If the Obama administration accepts Gray’s determination, then all district workers will be free to work during a shutdown and receive pay at a later date.
“I have determined that everything the District government does – protecting the health, safety and welfare of our residents and visitors – is essential,” Gray said in a press release.
“Congress can’t even get its own fiscal house in order; they should be taking lessons from us rather than imposing needless suffering on us,” Gray added.
District officials and Del. Eleanor Holmes Norton (D-D.C.), the city’s non-voting delegate to the House, have been pushing legislation that would give the city budget autonomy from Congress and a permanent exemption from any shutdowns.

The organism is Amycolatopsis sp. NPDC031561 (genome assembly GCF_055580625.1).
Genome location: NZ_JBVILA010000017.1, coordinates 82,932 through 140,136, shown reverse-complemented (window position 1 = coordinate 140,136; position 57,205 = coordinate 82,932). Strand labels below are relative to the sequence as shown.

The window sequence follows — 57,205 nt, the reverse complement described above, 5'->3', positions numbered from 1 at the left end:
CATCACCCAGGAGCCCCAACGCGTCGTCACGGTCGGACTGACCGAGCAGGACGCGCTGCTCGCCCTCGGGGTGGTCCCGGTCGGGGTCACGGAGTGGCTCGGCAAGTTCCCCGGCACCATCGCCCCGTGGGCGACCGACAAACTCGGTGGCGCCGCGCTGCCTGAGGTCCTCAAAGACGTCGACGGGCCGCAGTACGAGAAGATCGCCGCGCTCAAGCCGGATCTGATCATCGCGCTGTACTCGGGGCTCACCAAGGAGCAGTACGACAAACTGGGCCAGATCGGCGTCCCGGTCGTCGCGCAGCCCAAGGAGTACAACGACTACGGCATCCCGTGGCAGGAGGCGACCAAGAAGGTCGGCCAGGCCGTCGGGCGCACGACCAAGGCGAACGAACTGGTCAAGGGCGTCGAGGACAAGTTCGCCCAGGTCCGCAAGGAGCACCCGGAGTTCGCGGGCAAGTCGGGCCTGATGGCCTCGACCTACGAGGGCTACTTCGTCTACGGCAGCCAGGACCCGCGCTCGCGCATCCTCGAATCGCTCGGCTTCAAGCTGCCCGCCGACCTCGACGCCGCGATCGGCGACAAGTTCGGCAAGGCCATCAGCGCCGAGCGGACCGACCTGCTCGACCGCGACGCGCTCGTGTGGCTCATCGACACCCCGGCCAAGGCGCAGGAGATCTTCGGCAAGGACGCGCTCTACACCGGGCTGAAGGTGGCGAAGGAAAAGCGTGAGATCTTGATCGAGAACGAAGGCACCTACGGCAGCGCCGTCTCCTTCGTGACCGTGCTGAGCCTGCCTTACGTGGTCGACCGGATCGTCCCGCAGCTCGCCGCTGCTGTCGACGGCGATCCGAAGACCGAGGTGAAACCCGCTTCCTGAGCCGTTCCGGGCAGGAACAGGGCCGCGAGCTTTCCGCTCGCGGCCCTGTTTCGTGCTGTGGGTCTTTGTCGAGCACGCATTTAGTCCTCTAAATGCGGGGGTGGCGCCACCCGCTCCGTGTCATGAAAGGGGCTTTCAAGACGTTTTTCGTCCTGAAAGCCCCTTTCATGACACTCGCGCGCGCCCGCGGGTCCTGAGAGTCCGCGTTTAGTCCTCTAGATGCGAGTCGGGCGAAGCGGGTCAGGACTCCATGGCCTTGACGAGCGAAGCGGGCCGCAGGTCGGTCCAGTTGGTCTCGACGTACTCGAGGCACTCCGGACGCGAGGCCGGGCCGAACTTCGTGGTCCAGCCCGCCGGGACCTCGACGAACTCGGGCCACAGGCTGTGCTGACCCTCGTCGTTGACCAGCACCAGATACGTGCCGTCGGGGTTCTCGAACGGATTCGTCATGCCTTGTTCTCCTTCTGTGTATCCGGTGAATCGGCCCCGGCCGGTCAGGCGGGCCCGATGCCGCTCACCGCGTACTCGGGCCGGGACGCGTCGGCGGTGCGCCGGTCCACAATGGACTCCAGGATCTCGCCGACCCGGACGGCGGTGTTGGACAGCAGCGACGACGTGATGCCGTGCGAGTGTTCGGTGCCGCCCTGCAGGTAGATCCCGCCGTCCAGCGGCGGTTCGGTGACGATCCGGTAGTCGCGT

Norton said she would not second guess Gray's bold move.
"The city is well aware of the legal and political risks of its actions. The fact that the city has felt driven to circumvent the congressional process highlights the need for D.C. to be freed from being embroiled in federal matters and be granted autonomy over its own budget, as is the case of every other state, and other locality and territory in the country," she said.
As part of the federal government, albeit with “home rule,” the District cannot spend money without official congressional approval through the annual appropriations process. Appropriators have through the years used the District to push various social policies
For example, since 2011, the city has been prevented from spending its own funds on abortion services.